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10 easy and practical tips for getting a great live guitar sound

Guitar and bassist playing live on stage
(Image credit: Future)

BACK TO LIVE: As we hit the middle of 2021, guitarists around the world will be making plans for a post-pandemic return to live performance. Many others will be preparing to play their first gigs after learning to play the instrument during the various lockdown periods. 

If you fit into either of those categories, you’ve probably started thinking about how to get your guitar sound ready for the stage. This guide to getting a great live guitar sound is here to help you, offering soundchecking advice, pedalboard setup tips, ways to achieve clean, noise-free tones, and much more. On top of that, we’ll link you to some of the best kit we’ve rocked and rated here at Guitar World. So, plug in and let’s rock!

1. Keep onstage levels moderate

Can’t wait to crank your guitar amp up to 11? You may want to reconsider, particularly if the amp is mic’d up through a PA system. As well as keeping your sound guy sweet, dialling back those levels from ear-splitting to merely moderate will give you greater control over both the house mix and your onstage monitoring. If you hanker for a ‘cranked amp’ tone, consider using an amp with less power, paired to a smaller speaker cab with fewer drivers. 

The last few years have seen the rise of portable combo amps and mini heads. These are often equipped with onboard power soaks designed to run in low power modes, enabling you to dial in sweet saturation at lower levels. We really rate Peavey’s Invective MH Mini Amp Head as a great amp for metal, and the long-established Tubemeister series from Hughes & Kettner still packs a punch as a practical rock amp.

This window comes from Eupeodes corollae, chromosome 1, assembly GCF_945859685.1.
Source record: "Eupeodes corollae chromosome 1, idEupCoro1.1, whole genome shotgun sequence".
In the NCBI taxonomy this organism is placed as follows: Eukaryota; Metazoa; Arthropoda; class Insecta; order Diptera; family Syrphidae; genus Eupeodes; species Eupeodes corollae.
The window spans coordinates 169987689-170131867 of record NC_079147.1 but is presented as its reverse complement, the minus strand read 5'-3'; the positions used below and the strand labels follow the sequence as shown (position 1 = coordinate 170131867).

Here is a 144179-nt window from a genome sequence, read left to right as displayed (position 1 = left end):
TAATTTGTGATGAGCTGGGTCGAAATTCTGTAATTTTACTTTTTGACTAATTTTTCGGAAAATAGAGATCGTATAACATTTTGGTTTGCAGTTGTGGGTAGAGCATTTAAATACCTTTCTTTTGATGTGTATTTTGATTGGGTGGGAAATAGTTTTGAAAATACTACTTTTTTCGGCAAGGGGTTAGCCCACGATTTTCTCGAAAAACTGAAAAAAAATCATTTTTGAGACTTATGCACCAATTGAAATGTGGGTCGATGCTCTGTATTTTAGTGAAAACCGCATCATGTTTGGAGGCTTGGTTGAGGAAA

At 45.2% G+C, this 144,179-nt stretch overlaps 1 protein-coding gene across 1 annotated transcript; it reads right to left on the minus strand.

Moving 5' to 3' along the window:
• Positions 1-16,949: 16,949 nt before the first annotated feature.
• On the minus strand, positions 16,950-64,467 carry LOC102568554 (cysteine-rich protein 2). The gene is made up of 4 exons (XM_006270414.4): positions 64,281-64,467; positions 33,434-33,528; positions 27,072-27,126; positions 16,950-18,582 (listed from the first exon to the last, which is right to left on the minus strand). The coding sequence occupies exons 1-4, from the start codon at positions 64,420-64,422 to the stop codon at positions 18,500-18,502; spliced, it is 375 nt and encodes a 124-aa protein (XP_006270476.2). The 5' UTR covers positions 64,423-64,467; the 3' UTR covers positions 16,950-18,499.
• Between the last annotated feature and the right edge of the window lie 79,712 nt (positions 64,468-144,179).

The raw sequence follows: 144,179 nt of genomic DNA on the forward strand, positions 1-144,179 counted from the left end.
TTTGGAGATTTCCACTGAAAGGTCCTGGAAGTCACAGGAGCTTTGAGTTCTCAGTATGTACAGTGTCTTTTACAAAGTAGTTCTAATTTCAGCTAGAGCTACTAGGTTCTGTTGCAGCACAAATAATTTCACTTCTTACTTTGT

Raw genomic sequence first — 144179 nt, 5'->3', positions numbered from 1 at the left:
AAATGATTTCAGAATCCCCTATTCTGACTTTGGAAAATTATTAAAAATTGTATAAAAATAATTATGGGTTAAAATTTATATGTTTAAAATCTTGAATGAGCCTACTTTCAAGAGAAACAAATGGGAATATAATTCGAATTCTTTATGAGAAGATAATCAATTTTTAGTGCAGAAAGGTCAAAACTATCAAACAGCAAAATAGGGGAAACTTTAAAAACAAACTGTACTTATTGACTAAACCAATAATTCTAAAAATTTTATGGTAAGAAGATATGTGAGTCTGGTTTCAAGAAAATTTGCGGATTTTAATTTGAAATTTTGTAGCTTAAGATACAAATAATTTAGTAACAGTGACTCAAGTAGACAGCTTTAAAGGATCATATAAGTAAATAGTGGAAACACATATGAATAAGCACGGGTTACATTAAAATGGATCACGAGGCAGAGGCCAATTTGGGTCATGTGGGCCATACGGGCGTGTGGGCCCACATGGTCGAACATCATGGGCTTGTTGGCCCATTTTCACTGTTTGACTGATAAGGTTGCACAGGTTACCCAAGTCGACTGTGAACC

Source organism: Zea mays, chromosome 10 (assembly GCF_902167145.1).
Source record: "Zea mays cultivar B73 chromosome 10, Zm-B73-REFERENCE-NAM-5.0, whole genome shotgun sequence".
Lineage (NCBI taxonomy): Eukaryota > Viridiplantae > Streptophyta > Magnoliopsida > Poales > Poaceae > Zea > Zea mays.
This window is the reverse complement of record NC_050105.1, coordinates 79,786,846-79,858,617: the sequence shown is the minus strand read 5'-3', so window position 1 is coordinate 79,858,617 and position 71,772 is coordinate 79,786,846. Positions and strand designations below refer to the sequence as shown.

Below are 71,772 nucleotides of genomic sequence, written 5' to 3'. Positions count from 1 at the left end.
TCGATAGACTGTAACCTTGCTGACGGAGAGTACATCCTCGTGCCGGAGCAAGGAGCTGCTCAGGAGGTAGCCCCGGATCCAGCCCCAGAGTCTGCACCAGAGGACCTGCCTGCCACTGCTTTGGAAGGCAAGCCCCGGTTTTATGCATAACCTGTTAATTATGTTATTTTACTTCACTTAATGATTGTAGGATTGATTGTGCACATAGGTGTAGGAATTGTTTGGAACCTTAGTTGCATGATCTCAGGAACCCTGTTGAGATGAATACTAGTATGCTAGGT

2. Empty room vs full room effect

You have one primary goal during soundcheck: to set up your gear so that you can hear yourself and your bandmates clearly. Our advice? Get to the venue early, get friendly with the sound engineer and spend some time checking that your levels are consistent when you change amp channels or engage an effect. 

Most important is to be aware that an empty room during soundcheck ‘sounds’ different to the same venue when it’s full of headbanging rockers! Your adoring audience will be dampening the echoes that you carefully compensated for during soundcheck, which is why guitarists often turn their amps up further once a gig gets under way. Be aware of the dreaded ‘volume creep’ and ensure that you turn up to gig levels during soundcheck. 

Amy McDonald performs live with her acoustic guitar, bathed in purple light

(Image credit: Future)

3. Tackling feedback

When it comes to feedback, any guitarist using an amp onstage has two primary concerns: volume level and the guitar’s location in relation to the speaker. We’ve already waxed lyrical about onstage levels, so let’s talk location. For the ‘infinite sustain’ effect in Parisienne Walkways, late blues-rock great Gary Moore would locate the precise spot onstage where his Gibson Les Paul and cranked Marshall amps would feed back the most, and mark it with tape on the floor. All during soundcheck, of course. 

To prevent unintended feedback, you need to do the opposite. Dial in the loudest sound you’ll play, then identify the spots where you encounter feedback. If it’s a constant problem and you have to keep your amp cranked, consider adding an EQ pedal to your ’board. A narrow ‘notch filter’ cut matched to the feedback frequency can improve matters drastically.